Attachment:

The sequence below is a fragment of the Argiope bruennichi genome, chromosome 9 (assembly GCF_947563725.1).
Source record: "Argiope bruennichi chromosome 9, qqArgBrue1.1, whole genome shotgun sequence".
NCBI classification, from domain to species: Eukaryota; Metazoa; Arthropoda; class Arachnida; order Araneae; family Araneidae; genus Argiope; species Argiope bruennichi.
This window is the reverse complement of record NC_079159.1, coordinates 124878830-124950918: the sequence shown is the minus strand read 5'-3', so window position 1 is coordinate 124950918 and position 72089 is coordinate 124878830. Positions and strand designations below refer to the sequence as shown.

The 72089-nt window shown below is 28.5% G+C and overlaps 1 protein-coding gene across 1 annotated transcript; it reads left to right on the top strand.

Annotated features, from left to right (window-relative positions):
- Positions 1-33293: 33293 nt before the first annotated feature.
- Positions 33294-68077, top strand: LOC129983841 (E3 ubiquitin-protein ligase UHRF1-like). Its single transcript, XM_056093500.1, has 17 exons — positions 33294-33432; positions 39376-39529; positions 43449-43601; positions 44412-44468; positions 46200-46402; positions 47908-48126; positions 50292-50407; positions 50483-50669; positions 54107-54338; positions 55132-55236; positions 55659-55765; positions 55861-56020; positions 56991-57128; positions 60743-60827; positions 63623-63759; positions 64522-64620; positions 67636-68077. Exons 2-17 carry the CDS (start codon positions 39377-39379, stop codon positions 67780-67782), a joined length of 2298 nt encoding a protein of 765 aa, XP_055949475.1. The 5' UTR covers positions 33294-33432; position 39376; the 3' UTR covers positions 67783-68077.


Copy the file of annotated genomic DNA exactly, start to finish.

The sequence below is a fragment of the Argiope bruennichi genome, chromosome 9 (assembly GCF_947563725.1).
Source record: "Argiope bruennichi chromosome 9, qqArgBrue1.1, whole genome shotgun sequence".
NCBI classification, from domain to species: Eukaryota; Metazoa; Arthropoda; class Arachnida; order Araneae; family Araneidae; genus Argiope; species Argiope bruennichi.
This window is the reverse complement of record NC_079159.1, coordinates 124878830-124950918: the sequence shown is the minus strand read 5'-3', so window position 1 is coordinate 124950918 and position 72089 is coordinate 124878830. Positions and strand designations below refer to the sequence as shown.

The 72089-nt window shown below is 28.5% G+C and overlaps 1 protein-coding gene across 1 annotated transcript; it reads left to right on the top strand.

Annotated features, from left to right (window-relative positions):
- Positions 1-33293: 33293 nt before the first annotated feature.
- Positions 33294-68077, top strand: LOC129983841 (E3 ubiquitin-protein ligase UHRF1-like). Its single transcript, XM_056093500.1, has 17 exons — positions 33294-33432; positions 39376-39529; positions 43449-43601; positions 44412-44468; positions 46200-46402; positions 47908-48126; positions 50292-50407; positions 50483-50669; positions 54107-54338; positions 55132-55236; positions 55659-55765; positions 55861-56020; positions 56991-57128; positions 60743-60827; positions 63623-63759; positions 64522-64620; positions 67636-68077. Exons 2-17 carry the CDS (start codon positions 39377-39379, stop codon positions 67780-67782), a joined length of 2298 nt encoding a protein of 765 aa, XP_055949475.1. The 5' UTR covers positions 33294-33432; position 39376; the 3' UTR covers positions 67783-68077.